Dinesh Chandra Vaghani and Ors. Vs. Union of India (UOI) and Ors.

Dinesh Chandra Vaghani and Ors. Vs. Union of India (UOI) and Ors.

2010 (42) PTC 456(Del)

ipab

Petitioners 1 to 5 had initially set up a partnership firm under the name of M/s. Milton Plastics and had been carrying on the business of manufacturing and marketing under the trade mark and trade name ‘Milton’. A Memorandum of Understanding was signed between Petitioners 1 to 5 as partners on one hand and Petitioners 1 to 5 as individuals on the other whereby the proprietary right and the ownership of the trade mark Milton was withdrawn from the partnership firm. By the same MoU a licence was granted to the firm to continue using the trade mark Milton.

In 1992 the partnership firm was converted into a limited company. Company thus became a successor-in-interest of the erstwhile firm. Later, Petitioners 1 to 5 granted a licence to Petitioner No. 6, i.e. Company to continue marketing the goods using the trade mark MILTON.

It was claimed that Petitioners 1 to 5 being the joint proprietors in terms of Section 24 of the Trade Marks Act, 1999 jointly have the statutory right to the exclusive use of the trade mark Milton.

When the petitioners became aware of the Respondent’s mark ‘MILTON’, they filed an application before the IPAB under Section 57 of the Act seeking cancellation of the said mark. The Petitioners filed the rectification application, in two parts i.e. Form 1 as well as Statement of Case with a supporting affidavit. An error had crept into Form 1 as well as in the Statement of Case wiled with the Rectification Petitioner. In Form 1, Company was shown as the sole Petitioner whereas in the Statement of Case the names of the Petitioners 1 to 6 were shown.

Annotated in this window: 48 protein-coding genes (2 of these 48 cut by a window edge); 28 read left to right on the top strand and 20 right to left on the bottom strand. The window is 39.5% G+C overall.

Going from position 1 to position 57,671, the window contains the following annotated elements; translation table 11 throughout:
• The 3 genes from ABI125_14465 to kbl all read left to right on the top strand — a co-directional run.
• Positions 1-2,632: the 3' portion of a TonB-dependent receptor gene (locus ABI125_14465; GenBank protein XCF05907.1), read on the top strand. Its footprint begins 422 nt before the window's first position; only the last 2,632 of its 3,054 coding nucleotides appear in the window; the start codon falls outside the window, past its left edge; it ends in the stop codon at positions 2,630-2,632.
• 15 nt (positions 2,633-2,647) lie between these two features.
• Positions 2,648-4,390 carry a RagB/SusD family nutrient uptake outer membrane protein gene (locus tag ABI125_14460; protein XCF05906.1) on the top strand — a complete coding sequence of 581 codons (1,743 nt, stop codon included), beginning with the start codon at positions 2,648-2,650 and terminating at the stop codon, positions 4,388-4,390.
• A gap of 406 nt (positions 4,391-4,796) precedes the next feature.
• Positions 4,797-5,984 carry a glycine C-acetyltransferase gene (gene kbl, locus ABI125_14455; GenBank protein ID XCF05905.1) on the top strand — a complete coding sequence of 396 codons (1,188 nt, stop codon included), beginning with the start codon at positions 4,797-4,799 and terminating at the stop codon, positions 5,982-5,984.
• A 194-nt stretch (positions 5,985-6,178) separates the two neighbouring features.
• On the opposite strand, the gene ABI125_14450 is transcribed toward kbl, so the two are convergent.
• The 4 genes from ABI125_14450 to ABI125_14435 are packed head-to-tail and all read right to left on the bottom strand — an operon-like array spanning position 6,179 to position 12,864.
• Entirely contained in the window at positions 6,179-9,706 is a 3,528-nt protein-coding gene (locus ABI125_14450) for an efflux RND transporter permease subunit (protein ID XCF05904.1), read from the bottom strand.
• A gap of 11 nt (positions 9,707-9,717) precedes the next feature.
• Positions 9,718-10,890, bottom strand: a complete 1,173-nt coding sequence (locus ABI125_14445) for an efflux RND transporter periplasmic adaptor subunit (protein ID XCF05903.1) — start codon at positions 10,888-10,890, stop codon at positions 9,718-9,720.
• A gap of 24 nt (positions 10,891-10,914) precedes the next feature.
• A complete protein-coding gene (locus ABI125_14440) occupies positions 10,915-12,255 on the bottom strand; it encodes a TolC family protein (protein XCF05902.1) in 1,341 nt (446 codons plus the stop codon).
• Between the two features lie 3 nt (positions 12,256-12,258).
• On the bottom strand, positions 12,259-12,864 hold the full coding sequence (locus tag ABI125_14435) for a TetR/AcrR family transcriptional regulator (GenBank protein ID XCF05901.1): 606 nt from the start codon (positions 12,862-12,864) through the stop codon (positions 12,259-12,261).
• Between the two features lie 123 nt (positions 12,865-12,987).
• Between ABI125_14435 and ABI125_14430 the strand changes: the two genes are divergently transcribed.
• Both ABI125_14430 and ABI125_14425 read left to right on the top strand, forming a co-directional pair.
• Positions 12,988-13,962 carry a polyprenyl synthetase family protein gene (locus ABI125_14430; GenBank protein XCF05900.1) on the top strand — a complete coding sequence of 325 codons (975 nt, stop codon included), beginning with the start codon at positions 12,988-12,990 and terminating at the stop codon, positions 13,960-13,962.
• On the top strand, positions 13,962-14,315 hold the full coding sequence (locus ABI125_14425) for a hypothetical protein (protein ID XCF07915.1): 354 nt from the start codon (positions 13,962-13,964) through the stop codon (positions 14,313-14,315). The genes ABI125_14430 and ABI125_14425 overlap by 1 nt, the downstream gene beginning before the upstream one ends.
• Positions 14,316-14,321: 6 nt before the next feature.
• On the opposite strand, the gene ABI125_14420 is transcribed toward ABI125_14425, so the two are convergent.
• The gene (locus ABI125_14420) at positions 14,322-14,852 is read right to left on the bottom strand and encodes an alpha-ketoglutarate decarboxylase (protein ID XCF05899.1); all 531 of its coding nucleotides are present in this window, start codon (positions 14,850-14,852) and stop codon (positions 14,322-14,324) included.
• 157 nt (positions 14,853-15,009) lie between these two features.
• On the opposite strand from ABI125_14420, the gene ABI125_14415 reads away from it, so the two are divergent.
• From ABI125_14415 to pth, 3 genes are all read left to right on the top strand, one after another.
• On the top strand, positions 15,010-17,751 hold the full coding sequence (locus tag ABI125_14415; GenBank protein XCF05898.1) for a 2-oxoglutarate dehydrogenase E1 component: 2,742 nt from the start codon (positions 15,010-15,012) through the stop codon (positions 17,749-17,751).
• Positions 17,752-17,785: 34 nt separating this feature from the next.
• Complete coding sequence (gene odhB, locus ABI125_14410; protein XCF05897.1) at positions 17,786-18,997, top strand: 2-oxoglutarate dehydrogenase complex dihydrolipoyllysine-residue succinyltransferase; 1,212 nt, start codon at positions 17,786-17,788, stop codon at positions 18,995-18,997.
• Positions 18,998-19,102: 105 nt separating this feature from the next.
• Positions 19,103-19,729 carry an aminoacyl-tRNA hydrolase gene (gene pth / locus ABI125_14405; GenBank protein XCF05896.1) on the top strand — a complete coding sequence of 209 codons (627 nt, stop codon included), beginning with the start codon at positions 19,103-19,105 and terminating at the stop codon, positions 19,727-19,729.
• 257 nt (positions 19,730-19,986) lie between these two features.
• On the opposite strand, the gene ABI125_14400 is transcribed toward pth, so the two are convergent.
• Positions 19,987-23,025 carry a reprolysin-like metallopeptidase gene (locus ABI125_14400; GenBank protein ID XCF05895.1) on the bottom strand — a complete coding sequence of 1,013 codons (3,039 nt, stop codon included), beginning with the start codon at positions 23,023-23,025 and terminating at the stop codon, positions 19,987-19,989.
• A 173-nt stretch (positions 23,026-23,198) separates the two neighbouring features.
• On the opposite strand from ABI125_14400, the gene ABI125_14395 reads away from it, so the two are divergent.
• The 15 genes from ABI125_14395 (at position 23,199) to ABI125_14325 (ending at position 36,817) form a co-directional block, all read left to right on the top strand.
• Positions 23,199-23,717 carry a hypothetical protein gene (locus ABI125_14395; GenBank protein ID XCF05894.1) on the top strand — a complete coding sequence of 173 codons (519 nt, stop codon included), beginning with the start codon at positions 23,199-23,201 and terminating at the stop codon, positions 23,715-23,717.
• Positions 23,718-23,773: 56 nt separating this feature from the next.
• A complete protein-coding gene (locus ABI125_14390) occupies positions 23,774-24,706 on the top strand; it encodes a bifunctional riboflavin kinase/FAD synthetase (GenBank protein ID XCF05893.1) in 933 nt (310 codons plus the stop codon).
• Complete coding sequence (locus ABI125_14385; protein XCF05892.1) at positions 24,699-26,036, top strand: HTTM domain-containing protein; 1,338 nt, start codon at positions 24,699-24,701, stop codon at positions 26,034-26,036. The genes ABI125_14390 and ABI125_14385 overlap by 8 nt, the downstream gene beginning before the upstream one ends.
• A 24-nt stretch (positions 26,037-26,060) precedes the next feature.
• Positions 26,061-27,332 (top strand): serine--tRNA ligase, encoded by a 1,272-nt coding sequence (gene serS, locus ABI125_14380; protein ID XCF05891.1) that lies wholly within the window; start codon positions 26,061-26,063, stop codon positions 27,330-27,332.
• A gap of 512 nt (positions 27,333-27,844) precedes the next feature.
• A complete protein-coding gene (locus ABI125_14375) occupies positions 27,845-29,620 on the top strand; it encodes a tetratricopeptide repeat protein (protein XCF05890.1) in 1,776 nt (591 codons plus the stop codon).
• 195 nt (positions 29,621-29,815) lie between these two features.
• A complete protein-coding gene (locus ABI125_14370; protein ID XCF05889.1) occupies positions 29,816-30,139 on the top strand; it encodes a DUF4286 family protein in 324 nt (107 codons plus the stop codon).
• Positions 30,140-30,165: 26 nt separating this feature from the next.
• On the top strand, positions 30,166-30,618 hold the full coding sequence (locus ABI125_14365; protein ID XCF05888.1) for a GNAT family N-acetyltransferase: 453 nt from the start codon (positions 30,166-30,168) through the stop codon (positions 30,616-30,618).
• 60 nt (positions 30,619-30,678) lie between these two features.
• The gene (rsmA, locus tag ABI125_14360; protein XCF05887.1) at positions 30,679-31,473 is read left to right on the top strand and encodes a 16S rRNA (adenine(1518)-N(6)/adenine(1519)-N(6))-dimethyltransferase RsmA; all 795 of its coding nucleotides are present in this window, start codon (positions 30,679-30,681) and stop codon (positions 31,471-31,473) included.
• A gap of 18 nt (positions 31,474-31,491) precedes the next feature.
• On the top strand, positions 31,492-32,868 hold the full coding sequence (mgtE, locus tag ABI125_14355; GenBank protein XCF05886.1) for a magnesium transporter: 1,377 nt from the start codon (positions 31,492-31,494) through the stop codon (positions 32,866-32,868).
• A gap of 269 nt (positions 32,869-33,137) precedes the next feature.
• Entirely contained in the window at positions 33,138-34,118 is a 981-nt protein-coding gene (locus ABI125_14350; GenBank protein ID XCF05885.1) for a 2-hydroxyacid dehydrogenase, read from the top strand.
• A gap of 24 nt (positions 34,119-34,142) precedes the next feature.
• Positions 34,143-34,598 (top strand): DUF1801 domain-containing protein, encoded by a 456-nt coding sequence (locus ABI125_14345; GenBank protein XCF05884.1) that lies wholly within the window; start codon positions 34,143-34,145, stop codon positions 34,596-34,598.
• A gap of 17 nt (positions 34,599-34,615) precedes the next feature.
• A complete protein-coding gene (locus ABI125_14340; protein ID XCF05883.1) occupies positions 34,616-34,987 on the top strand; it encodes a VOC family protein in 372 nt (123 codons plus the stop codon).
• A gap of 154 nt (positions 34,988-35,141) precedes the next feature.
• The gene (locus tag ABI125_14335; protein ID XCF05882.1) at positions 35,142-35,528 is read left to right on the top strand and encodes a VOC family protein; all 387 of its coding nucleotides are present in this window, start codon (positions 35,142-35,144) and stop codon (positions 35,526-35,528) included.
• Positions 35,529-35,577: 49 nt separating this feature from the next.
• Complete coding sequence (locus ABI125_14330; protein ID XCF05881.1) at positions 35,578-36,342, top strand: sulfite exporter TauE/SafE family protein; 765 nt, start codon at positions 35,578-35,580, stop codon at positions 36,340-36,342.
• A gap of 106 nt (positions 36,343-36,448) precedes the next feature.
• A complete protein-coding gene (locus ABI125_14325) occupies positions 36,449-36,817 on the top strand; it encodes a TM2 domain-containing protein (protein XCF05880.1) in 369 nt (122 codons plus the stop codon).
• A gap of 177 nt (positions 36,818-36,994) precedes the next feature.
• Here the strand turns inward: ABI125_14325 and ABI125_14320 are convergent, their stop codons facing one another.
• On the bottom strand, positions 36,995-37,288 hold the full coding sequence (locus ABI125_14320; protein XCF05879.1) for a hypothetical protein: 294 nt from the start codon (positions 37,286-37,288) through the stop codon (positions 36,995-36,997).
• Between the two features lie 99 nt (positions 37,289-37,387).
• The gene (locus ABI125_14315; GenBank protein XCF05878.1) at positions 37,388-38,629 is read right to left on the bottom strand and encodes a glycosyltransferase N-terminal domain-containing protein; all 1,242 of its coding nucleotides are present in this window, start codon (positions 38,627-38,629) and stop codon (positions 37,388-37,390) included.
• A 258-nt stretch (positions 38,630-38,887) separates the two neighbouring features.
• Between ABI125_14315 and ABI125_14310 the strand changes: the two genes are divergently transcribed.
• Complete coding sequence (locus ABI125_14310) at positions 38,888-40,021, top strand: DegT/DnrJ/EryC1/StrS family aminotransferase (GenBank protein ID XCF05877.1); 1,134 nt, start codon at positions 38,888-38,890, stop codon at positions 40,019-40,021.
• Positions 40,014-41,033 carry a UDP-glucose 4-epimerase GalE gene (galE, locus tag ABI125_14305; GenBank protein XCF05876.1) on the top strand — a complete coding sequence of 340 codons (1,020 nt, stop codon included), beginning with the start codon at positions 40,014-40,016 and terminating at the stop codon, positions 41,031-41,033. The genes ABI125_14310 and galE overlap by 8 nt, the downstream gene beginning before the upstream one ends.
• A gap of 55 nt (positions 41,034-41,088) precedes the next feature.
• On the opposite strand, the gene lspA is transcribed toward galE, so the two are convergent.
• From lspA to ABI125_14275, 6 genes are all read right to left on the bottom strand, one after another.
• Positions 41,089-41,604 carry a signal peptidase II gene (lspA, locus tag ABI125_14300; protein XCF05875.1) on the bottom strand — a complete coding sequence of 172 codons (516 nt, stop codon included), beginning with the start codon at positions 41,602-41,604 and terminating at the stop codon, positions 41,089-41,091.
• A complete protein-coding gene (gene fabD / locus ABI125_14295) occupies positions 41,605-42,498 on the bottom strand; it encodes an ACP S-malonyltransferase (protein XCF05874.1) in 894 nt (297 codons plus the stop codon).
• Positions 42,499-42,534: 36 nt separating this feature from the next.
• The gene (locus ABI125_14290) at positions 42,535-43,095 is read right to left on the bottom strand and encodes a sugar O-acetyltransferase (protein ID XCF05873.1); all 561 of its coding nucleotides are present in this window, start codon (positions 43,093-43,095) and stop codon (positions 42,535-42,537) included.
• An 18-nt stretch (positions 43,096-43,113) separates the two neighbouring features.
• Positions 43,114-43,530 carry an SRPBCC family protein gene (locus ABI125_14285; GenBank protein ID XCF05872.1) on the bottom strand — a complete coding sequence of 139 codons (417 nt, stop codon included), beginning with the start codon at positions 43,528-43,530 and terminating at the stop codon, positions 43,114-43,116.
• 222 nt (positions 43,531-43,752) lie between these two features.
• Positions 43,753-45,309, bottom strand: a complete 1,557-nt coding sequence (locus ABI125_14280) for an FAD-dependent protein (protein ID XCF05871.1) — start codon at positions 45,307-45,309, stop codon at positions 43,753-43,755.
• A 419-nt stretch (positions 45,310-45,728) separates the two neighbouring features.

The IPAB held that apart from the discrepancies in Form 1, when compared with the Statement of Case filed by the Petitioners, there could not be more than one applicant in an application for rectification. It was held that the licensee’s rights are traceable to the registered proprietor and therefore there was no question of the licensee becoming a co-applicant. It was observed that the registered proprietor could protect his statutory rights independently and initiate rectification proceedings. The rectification application was consequently dismissed as being not maintainable.

As the Petitioners had made IPAB a party to the proceeding, the Court observed that “that the Respondent IPAB ought not to have been impleaded as Respondent No. 2 in this petition. An authority whose order is under challenge in a writ petition cannot possibly be made a party to the writ petition. “

ISSUE:

Whether the IPAB was right in its understanding that an application for rectification could be filed by only one person in terms of Section 57 of the Act.

The Court answered the said issue in negative on the following grounds:

• Merely because Section 57 uses the singular ‘person’, it cannot ipso facto mean that it does not include the plural.

• As long as the context does not indicate otherwise, it is perfectly possible that the word ‘person’ would include ‘persons’ as well.

• There could be many contexts where more than one person could jointly file an application under Section 57 of the Act. Under Section 24(2) of the Act it is possible that more than one person is interested in a trade mark and, therefore, such persons may be registered as joint proprietors of the trade mark.

• Therefore there are contexts envisaged in the Act itself that make it possible for more than one applicant to join in an application for rectification.

• There is nothing in the Rules to indicate that an application for rectification can be filed only by one person.

• The use of the words ‘I/We’ and ‘my/our’ in Form I indicates that it is perfectly possible for more than one person to be an applicant in terms of Form 1.

• Rule 3 of the IPAB Procedure Rules requires the application to be filed “by an aggrieved person”. In the context in which the said word is used in Rule 3 it would include ‘persons’ as well.

HELD:

“Consequently, this Court is unable to concur with the view expressed by the IPAB that an application for rectification can be filed only by an individual applicant and that more than one applicant cannot join in the making of such an application for rectification.”

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